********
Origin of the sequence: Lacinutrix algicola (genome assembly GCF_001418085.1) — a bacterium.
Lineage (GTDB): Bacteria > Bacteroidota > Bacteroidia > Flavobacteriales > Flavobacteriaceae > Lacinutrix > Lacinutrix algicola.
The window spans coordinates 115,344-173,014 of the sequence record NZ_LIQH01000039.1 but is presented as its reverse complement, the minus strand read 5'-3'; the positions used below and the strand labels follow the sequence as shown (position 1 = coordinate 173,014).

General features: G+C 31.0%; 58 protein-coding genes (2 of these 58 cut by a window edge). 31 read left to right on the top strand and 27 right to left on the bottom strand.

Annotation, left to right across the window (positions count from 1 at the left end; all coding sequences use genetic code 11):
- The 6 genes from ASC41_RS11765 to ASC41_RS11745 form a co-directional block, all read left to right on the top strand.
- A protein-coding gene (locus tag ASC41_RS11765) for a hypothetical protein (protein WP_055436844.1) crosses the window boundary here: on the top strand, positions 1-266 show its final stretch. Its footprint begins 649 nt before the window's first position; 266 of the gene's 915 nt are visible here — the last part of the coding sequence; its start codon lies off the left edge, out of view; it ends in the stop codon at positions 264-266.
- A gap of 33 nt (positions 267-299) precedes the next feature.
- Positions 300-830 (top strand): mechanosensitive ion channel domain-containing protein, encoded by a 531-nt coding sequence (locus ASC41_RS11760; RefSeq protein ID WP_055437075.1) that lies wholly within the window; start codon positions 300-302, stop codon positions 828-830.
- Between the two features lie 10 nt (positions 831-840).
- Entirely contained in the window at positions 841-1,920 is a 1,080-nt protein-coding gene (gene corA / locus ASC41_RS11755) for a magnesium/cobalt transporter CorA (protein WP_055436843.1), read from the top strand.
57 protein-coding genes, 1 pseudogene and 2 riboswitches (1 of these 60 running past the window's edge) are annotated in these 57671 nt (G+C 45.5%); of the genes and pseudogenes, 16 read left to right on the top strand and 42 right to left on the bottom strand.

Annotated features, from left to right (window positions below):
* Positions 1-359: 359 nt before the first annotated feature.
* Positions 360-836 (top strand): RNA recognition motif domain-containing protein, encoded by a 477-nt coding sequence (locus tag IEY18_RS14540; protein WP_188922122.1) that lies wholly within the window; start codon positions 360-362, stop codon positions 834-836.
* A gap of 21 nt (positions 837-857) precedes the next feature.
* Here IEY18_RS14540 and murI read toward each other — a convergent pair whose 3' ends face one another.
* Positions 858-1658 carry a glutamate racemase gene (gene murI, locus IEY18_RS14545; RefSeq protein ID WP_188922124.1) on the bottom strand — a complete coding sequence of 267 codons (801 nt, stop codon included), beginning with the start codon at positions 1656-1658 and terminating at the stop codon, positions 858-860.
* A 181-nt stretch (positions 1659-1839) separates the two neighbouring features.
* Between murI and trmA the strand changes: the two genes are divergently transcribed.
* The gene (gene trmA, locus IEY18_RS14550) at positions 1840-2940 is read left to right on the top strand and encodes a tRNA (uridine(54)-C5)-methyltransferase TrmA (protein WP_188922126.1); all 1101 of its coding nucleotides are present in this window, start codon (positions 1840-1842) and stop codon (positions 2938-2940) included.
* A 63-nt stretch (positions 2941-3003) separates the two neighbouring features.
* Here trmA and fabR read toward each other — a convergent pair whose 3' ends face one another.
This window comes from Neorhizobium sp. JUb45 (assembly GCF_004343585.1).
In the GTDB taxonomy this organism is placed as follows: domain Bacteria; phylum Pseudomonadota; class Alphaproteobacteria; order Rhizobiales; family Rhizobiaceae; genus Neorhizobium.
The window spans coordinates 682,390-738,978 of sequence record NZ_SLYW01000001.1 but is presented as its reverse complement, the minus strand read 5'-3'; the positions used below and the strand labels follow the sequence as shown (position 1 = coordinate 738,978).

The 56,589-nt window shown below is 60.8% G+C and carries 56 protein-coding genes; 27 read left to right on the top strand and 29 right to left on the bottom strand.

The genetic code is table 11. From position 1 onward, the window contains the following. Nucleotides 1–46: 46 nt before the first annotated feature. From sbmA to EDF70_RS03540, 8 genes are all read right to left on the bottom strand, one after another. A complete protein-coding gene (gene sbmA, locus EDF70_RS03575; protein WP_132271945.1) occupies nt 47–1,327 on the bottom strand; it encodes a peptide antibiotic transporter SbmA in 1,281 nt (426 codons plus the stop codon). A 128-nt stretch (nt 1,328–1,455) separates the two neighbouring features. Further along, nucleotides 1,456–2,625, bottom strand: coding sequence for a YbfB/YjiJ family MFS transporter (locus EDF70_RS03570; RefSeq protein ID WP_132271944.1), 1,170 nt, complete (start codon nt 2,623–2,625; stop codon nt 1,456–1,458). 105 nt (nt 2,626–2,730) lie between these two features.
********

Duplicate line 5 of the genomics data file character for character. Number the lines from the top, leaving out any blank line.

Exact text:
Annotation, left to right across the window (positions count from 1 at the left end; all coding sequences use genetic code 11):